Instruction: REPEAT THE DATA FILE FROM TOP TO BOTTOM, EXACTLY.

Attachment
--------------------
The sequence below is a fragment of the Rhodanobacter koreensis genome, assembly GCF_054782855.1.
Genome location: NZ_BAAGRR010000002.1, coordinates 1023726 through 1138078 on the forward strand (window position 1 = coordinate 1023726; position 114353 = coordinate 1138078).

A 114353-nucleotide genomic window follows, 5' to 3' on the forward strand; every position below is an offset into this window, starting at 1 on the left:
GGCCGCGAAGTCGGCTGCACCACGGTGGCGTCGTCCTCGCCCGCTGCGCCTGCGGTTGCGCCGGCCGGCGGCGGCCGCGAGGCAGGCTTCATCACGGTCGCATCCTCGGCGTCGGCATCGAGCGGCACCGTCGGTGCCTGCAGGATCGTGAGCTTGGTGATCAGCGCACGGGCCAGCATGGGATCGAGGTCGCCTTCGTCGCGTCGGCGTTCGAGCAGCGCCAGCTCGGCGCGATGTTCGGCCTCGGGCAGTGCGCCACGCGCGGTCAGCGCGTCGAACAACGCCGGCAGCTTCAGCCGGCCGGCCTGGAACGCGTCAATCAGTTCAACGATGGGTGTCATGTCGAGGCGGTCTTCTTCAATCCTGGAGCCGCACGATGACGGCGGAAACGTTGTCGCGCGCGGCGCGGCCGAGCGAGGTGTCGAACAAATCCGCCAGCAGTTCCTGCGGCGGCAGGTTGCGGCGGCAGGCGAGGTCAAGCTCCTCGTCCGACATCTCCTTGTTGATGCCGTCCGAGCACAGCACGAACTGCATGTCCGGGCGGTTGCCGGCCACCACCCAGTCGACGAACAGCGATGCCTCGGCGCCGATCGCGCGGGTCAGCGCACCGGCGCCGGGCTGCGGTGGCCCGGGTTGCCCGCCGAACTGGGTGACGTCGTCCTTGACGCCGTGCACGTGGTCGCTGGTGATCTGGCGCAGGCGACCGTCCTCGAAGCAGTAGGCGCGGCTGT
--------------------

The sequence below is a fragment of the Rhodanobacter koreensis genome, assembly GCF_054782855.1.
Genome location: NZ_BAAGRR010000002.1, coordinates 1023726 through 1138078 on the forward strand (window position 1 = coordinate 1023726; position 114353 = coordinate 1138078).

A 114353-nucleotide genomic window follows, 5' to 3' on the forward strand; every position below is an offset into this window, starting at 1 on the left:
GGCCGCGAAGTCGGCTGCACCACGGTGGCGTCGTCCTCGCCCGCTGCGCCTGCGGTTGCGCCGGCCGGCGGCGGCCGCGAGGCAGGCTTCATCACGGTCGCATCCTCGGCGTCGGCATCGAGCGGCACCGTCGGTGCCTGCAGGATCGTGAGCTTGGTGATCAGCGCACGGGCCAGCATGGGATCGAGGTCGCCTTCGTCGCGTCGGCGTTCGAGCAGCGCCAGCTCGGCGCGATGTTCGGCCTCGGGCAGTGCGCCACGCGCGGTCAGCGCGTCGAACAACGCCGGCAGCTTCAGCCGGCCGGCCTGGAACGCGTCAATCAGTTCAACGATGGGTGTCATGTCGAGGCGGTCTTCTTCAATCCTGGAGCCGCACGATGACGGCGGAAACGTTGTCGCGCGCGGCGCGGCCGAGCGAGGTGTCGAACAAATCCGCCAGCAGTTCCTGCGGCGGCAGGTTGCGGCGGCAGGCGAGGTCAAGCTCCTCGTCCGACATCTCCTTGTTGATGCCGTCCGAGCACAGCACGAACTGCATGTCCGGGCGGTTGCCGGCCACCACCCAGTCGACGAACAGCGATGCCTCGGCGCCGATCGCGCGGGTCAGCGCACCGGCGCCGGGCTGCGGTGGCCCGGGTTGCCCGCCGAACTGGGTGACGTCGTCCTTGACGCCGTGCACGTGGTCGCTGGTGATCTGGCGCAGGCGACCGTCCTCGAAGCAGTAGGCGCGGCTGT